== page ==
The Indonesian government has teamed up with e-commerce platform Lazada Indonesia to advance its partnerships with digital platforms to meet its target of pushing 2 million small and medium enterprises (SMEs) to go digital this year. The Cooperatives and SME Ministry and Lazada Indonesia today launched a training program to help SMEs with digital marketing and with setting up stores on the e-commerce platform.

Lazada Indonesia, backed by Chinese tech giant Alibaba Group, will begin by recruiting 100 tutors, called kakak asuh, from successful sellers on its platform. Each tutor will oversee two to three small businesses. Monika Rudijono, the chief marketing officer at Lazada Indonesia, said some small businesses had enough digital savvy to make it on their own after completing just one training course. “But there are [other] small businesses that are more traditional,” Monika said in a virtual press briefing on Monday. “Even though they have done a training course, they still need a tutor.”

The government is pursuing partnerships with numerous private tech firms to accelerate the digitization of SMEs. One of the latest initiatives is a project with online ride-hailing company Grab Indonesia on an app for business management. Out of more than 60 million small businesses across the country, which employ an overwhelming majority of the national workforce, only 13 percent have established an online presence and use the internet to sell their products, according to data from the ministry. Other partnerships established by the government are with e-commerce companies, Shopee Indonesia, Tokopedia and Bukalapak – the last two are among the country’s so-called unicorns, or start-up firms valued at more than US$1 billion.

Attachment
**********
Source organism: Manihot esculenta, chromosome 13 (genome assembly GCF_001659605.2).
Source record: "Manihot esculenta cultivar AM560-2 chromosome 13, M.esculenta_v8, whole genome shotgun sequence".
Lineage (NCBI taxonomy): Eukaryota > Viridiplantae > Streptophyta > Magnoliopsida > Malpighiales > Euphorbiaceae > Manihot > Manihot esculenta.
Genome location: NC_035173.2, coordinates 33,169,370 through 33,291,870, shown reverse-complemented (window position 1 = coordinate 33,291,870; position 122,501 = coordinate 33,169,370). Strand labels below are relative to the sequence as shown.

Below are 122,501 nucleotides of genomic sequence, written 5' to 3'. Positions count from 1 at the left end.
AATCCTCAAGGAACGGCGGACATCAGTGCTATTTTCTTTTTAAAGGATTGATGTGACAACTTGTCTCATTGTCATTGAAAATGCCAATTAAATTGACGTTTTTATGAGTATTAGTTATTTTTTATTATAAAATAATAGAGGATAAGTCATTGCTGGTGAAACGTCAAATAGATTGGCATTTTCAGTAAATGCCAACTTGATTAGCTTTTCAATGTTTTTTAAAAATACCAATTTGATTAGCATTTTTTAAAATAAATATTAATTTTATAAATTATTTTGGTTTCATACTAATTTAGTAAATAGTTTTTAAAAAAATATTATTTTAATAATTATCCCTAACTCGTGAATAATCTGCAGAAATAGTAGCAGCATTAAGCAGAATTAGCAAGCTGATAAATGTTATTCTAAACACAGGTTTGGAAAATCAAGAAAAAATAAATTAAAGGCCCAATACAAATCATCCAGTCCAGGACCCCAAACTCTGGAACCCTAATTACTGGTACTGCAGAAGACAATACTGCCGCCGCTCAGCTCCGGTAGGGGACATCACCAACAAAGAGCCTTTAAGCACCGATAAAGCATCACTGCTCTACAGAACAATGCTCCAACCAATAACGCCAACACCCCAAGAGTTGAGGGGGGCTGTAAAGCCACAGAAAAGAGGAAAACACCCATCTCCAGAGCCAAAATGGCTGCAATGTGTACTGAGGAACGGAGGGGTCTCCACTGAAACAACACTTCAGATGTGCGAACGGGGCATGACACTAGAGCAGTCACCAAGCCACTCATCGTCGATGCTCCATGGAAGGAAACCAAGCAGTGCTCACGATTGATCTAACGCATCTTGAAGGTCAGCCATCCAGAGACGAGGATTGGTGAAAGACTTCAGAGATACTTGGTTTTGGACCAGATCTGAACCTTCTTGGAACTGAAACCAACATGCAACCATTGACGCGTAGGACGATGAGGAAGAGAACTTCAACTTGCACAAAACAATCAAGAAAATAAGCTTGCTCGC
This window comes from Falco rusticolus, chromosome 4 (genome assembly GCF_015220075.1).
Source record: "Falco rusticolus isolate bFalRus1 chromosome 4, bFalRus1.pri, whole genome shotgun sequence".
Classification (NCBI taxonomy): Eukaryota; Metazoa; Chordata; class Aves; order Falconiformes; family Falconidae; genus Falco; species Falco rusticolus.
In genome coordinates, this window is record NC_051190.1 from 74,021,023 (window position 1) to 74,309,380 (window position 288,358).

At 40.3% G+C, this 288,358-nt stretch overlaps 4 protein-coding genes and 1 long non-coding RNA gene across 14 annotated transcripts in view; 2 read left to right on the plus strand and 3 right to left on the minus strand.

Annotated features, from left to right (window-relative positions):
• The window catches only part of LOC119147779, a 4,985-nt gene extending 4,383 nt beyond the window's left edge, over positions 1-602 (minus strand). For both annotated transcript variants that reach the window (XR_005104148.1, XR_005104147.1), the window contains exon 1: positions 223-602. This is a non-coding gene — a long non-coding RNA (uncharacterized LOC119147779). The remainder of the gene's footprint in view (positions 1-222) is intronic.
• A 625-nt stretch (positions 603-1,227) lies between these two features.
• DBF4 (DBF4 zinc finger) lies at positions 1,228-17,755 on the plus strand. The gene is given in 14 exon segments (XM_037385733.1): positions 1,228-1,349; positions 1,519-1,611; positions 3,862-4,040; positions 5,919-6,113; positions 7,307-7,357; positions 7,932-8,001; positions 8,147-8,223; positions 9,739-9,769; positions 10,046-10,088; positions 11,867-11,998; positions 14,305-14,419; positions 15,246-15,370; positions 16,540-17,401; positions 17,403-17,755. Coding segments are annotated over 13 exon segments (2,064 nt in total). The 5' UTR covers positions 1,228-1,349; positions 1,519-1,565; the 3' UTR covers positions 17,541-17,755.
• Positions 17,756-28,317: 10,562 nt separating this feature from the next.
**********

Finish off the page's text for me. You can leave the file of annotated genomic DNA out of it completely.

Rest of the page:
Arif Rahman Hakim, a deputy of human resource development at the ministry, said Monday that the government was partnering with the companies to integrate training programs with the platform, thereby simplifying the steps for small businesses to go online. The program was especially important for small businesses to keep making money amid the COVID-19 pandemic, which was slowing down the economy as people had reduced spending to offset loss of income, said Arif. “It is very timely for small businesses to be able to market their product by using information technology,” Arif said at the same briefing.

Leonard Theosabrata, the president director of Smesco Indonesia, a marketing agency founded by the ministry, said he hoped the program would run for a long time, because the government was aiming high with regard to SME digitization. “We hope they arrange it not only via digital means,” Leonard said at the same briefing. “They have to receive training from the tutors on quality control and quality assurance. This may have to take place in person.”

Jakarta Post


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